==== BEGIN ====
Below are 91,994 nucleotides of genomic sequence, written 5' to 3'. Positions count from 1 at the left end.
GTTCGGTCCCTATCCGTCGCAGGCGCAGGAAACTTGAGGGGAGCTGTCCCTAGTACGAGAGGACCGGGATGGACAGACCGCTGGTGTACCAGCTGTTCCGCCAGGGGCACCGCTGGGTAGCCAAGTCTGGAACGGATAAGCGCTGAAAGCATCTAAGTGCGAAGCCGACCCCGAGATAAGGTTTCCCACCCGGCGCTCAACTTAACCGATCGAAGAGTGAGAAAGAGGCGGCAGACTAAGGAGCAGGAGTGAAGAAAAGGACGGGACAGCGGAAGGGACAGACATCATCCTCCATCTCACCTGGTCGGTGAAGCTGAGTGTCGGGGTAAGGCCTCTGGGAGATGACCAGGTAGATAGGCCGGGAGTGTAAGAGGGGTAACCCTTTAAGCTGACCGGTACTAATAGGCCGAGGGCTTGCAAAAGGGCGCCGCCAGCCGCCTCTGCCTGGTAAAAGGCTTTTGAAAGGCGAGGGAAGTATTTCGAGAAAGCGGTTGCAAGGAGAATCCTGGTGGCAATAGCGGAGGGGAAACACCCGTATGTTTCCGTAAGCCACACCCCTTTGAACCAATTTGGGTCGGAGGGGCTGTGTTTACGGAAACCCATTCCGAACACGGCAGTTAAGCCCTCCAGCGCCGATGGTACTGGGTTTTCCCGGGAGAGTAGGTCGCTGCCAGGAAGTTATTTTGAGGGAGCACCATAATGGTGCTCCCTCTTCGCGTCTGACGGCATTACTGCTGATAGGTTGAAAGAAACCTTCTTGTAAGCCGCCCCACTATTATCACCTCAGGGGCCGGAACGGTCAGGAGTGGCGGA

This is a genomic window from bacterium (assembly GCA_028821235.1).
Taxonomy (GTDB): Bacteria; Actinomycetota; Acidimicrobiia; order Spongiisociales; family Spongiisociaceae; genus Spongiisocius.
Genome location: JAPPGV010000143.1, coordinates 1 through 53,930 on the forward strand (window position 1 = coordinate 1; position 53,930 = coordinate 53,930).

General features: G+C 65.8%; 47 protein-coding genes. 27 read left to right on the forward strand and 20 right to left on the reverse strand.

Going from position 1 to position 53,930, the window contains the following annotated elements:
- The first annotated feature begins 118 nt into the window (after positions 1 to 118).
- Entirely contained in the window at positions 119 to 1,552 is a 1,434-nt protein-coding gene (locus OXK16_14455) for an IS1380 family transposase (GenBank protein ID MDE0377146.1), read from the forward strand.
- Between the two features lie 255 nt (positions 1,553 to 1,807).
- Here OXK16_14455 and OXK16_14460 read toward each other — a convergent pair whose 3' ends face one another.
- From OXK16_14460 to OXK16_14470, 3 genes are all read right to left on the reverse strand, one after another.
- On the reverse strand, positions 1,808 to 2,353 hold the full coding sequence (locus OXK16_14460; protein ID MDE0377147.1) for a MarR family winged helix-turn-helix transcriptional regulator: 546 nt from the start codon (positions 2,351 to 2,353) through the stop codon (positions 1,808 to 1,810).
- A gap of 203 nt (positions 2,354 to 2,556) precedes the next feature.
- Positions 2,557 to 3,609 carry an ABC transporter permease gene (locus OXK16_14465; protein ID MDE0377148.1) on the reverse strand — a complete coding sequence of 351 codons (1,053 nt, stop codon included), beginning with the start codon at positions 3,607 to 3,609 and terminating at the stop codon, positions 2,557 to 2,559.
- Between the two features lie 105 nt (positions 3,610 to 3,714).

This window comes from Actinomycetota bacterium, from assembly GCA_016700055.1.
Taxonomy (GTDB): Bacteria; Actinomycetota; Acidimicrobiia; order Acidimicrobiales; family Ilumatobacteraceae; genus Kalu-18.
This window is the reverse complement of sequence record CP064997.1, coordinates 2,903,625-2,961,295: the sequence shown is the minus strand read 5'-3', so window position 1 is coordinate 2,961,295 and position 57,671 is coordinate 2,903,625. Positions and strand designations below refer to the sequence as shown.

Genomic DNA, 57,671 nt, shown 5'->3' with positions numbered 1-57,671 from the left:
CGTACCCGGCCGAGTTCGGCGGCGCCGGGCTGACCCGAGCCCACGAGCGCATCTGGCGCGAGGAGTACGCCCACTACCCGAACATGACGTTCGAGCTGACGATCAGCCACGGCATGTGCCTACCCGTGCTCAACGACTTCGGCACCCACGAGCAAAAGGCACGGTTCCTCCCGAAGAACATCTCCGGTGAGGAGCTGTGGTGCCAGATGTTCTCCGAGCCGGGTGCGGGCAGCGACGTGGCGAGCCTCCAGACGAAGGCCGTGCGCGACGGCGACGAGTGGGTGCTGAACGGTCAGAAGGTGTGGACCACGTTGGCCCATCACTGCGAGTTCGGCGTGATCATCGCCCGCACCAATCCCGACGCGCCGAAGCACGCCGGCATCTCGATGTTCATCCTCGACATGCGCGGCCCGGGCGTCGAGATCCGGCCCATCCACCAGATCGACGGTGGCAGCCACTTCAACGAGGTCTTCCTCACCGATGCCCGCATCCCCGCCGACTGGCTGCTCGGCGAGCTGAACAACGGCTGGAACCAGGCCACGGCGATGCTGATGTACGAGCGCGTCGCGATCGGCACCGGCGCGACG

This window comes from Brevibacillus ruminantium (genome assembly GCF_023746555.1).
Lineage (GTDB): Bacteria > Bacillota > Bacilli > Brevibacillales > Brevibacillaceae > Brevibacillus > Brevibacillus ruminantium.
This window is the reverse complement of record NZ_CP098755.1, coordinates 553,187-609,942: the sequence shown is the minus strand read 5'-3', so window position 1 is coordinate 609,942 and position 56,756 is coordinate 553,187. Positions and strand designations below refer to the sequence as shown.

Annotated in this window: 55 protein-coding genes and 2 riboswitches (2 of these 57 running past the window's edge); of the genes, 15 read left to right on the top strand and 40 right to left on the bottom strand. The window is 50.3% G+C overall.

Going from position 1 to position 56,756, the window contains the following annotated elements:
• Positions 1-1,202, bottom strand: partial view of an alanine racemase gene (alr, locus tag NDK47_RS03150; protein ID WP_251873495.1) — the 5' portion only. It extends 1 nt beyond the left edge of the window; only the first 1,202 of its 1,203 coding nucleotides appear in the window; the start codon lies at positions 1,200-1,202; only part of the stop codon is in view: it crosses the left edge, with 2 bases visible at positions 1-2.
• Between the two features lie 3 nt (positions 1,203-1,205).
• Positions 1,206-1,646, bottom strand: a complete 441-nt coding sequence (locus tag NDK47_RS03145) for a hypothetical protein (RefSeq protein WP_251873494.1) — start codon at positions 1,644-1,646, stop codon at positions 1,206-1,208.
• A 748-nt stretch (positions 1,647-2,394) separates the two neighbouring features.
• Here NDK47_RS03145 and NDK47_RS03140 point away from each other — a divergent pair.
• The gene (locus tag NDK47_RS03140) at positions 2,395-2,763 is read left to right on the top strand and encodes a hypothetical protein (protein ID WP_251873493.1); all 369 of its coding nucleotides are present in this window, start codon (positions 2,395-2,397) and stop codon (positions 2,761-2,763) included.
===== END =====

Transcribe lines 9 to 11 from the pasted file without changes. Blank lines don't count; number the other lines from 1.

- Entirely contained in the window at positions 119 to 1,552 is a 1,434-nt protein-coding gene (locus OXK16_14455) for an IS1380 family transposase (GenBank protein ID MDE0377146.1), read from the forward strand.
- Between the two features lie 255 nt (positions 1,553 to 1,807).
- Here OXK16_14455 and OXK16_14460 read toward each other — a convergent pair whose 3' ends face one another.